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Pelvic Hemorrhage in Auto Accidents

Home » Pelvic Hemorrhage in Auto Accidents
October 25, 2012
Edward Smith

Pelvic fractures are not uncommon in motor vehicle accidents. Because of the size and nature of these fractures, hemorrhages are likely to happen and these can be fatal. Arterial hemorrhages are the worst injuries from this type of fracture because bleeding can be substantial.

CT scanning can be done to highlight the areas of bleeding and to visualize the fracture. If a pelvic arterial hemorrhage is detected, the doctor can go ahead with an angiographic embolization procedure that clots off the bleeding artery, therefore saving the life of the patient. Contrast material is injected into the pelvic arteries and veins. When the contrast material is seen to extravasate or bleed through the vessel, this is the area that needs to be embolized.

Pelvic hemorrhages can be very dangerous in car accident cases. This type of bleeding causes half of all fatalities in patients with pelvic fractures. In one study, 236 patients were treated following motor vehicle accidents in which they sustained a pelvic fracture. In this study, the average age of patients was 31.5 years. The group was comprised of 2/3 men and 1/3 women. The average Injury Severity Score was 21.3 and, on average, patients required approximately 5 units of blood. A hospital stay averaged almost 17 days.

Most patients in the pelvic hemorrhage study were victims of simple motor vehicle accidents, although 14 percent or 33 patients sustained injuries from a pedestrian motor vehicle accident. A total of 12 patients were victims of motorcycle accidents, some alone and some in conjunction with a motor vehicle. Besides pelvic hemorrhages, other people die from pulmonary emboli, sepsis, multiple organ failure and pulmonary distress.

Those patients who were at higher risk of death had higher injury scores and had fractures in pelvic areas that are more highly associated with bleeding. Fracture displacement was associated with a worsened injury and death. Of the nine people who had to have pelvic arteriography following their fractures, three underwent pelvic arterial or venous embolization to stop actively bleeding pelvic blood vessels. Seven patients had intra-abdominal bleeding that needed an open laparotomy with repair of bleeding vessels.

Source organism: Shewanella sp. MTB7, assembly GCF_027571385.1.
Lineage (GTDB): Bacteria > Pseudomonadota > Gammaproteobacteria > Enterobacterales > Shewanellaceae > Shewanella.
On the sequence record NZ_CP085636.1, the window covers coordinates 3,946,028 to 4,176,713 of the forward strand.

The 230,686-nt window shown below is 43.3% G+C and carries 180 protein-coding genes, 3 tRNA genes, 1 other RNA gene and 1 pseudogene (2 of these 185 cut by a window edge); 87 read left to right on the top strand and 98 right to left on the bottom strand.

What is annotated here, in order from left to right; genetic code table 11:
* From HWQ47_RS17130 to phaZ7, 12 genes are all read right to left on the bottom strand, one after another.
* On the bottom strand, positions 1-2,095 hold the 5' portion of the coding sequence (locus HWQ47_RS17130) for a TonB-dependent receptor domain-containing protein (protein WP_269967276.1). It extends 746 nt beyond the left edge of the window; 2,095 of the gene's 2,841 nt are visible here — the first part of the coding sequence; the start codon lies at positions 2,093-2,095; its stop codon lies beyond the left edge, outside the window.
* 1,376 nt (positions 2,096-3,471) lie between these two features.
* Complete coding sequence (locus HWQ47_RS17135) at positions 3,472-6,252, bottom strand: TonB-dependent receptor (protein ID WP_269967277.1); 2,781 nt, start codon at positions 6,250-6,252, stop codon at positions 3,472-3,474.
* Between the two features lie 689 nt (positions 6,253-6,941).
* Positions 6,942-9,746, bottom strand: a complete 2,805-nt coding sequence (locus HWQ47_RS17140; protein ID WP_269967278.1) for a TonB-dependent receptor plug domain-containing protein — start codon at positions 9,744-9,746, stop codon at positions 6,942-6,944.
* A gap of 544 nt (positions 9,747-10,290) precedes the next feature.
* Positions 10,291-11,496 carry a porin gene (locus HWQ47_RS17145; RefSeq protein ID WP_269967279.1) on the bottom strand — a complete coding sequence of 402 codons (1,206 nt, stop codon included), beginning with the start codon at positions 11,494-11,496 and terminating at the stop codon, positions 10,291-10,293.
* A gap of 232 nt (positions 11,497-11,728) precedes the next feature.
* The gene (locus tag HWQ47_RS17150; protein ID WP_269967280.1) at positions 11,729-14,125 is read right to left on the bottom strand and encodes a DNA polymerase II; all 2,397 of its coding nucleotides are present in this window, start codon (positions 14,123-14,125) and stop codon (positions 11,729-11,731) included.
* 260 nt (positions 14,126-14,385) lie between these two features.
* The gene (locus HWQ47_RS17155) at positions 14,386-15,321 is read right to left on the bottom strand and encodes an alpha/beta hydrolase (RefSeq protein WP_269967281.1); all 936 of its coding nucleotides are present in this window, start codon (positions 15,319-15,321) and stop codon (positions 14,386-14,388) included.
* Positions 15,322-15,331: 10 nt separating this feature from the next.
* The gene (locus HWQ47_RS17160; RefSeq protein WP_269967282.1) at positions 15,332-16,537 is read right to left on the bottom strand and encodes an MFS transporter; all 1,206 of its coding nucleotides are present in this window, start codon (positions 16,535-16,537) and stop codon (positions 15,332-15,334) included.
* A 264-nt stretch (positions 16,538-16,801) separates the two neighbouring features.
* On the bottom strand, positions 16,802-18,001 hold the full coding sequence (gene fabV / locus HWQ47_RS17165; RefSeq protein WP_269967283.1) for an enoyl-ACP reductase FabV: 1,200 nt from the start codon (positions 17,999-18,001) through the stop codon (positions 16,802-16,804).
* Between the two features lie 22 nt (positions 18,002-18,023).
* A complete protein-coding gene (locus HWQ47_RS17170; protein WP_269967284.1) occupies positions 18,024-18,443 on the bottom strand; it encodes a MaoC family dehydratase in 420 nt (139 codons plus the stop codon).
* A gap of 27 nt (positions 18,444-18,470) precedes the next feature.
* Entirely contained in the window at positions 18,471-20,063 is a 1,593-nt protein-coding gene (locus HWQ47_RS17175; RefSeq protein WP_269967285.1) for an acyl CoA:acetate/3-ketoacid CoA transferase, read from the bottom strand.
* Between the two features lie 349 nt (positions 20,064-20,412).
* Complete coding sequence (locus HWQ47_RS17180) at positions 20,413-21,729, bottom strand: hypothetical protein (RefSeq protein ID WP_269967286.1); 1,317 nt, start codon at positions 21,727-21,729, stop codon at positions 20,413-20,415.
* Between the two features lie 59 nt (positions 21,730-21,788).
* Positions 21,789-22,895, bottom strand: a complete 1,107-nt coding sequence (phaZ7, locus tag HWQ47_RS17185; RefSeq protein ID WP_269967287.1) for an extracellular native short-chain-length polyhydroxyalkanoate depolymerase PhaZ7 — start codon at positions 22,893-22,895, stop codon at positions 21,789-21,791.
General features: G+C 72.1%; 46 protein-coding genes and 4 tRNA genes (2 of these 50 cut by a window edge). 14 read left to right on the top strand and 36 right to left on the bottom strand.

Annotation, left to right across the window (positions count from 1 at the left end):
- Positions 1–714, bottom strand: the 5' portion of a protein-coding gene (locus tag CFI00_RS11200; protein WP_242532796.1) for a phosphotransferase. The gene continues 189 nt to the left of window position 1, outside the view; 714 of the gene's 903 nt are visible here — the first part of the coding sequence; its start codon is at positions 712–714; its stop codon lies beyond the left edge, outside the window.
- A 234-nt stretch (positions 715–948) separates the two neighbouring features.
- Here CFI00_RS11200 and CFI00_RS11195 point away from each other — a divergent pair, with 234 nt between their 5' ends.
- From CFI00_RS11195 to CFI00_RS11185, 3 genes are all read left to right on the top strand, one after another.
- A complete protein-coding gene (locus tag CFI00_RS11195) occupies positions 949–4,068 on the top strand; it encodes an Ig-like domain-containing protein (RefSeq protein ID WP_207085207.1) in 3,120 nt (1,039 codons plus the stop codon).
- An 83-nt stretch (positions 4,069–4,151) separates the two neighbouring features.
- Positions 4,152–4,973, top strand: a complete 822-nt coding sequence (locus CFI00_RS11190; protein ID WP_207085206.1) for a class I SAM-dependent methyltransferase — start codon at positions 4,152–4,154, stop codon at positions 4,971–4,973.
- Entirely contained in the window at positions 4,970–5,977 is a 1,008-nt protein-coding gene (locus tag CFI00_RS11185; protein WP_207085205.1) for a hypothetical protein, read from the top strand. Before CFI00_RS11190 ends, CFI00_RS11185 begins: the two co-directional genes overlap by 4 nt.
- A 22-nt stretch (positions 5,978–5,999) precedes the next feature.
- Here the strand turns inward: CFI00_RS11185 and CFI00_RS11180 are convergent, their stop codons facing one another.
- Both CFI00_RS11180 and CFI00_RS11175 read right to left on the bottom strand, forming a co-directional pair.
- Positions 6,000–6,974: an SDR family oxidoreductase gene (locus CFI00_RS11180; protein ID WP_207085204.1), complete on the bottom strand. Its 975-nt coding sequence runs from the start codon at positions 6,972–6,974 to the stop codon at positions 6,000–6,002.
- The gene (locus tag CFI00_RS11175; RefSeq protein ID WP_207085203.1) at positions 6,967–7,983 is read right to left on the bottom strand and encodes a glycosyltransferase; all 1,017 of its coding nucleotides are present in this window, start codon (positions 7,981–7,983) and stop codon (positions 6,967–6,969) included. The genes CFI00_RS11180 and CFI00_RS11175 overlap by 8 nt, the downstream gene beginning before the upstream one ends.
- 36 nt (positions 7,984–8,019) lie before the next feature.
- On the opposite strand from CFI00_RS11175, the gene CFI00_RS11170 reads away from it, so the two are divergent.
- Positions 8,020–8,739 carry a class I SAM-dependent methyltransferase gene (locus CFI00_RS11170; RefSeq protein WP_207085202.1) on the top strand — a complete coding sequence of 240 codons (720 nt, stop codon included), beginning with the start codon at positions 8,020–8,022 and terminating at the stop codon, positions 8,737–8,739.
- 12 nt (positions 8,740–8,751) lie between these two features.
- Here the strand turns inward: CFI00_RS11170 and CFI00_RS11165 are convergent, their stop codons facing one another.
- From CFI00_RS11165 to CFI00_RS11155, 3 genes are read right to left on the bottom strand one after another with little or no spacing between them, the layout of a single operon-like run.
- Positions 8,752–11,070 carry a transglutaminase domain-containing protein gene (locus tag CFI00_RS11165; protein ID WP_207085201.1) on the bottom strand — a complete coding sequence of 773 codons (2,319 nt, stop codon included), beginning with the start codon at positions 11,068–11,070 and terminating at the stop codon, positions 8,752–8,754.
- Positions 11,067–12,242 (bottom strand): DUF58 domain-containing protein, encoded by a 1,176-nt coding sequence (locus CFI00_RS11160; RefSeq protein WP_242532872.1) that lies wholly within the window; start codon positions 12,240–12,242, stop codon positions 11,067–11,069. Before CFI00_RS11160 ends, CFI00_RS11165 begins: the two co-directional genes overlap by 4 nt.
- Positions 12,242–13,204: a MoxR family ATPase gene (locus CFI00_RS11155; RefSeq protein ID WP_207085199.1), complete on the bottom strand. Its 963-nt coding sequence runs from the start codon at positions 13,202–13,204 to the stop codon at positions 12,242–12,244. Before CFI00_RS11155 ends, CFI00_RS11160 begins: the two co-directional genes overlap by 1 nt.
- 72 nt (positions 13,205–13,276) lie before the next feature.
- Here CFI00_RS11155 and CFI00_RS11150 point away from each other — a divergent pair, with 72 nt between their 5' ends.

Of note was that the more severe the pelvic fracture, the greater was the incidence of pelvic hemorrhage. On the other hand, the risk of death was not related to having pelvic hemorrhage but was more related to the presence of other injuries at the same time as the pelvic injury.

One common treatment for pelvic hemorrhage from motor vehicle accidents includes surgical ligation of the hypogastric arteries. This involves making an abdominal incision, locating the hypogastric artery and using clips to close off the artery. The hypogastric artery supplies blood to a great many organs in the pelvis and lower abdomen. It can be used for bleeding in the uterus or other female organs. While it seems to be a drastic procedure where patients are at risk for ischemia in certain areas, it is generally not a problem and the patient can have a lifesaving procedure for pelvic bleeding.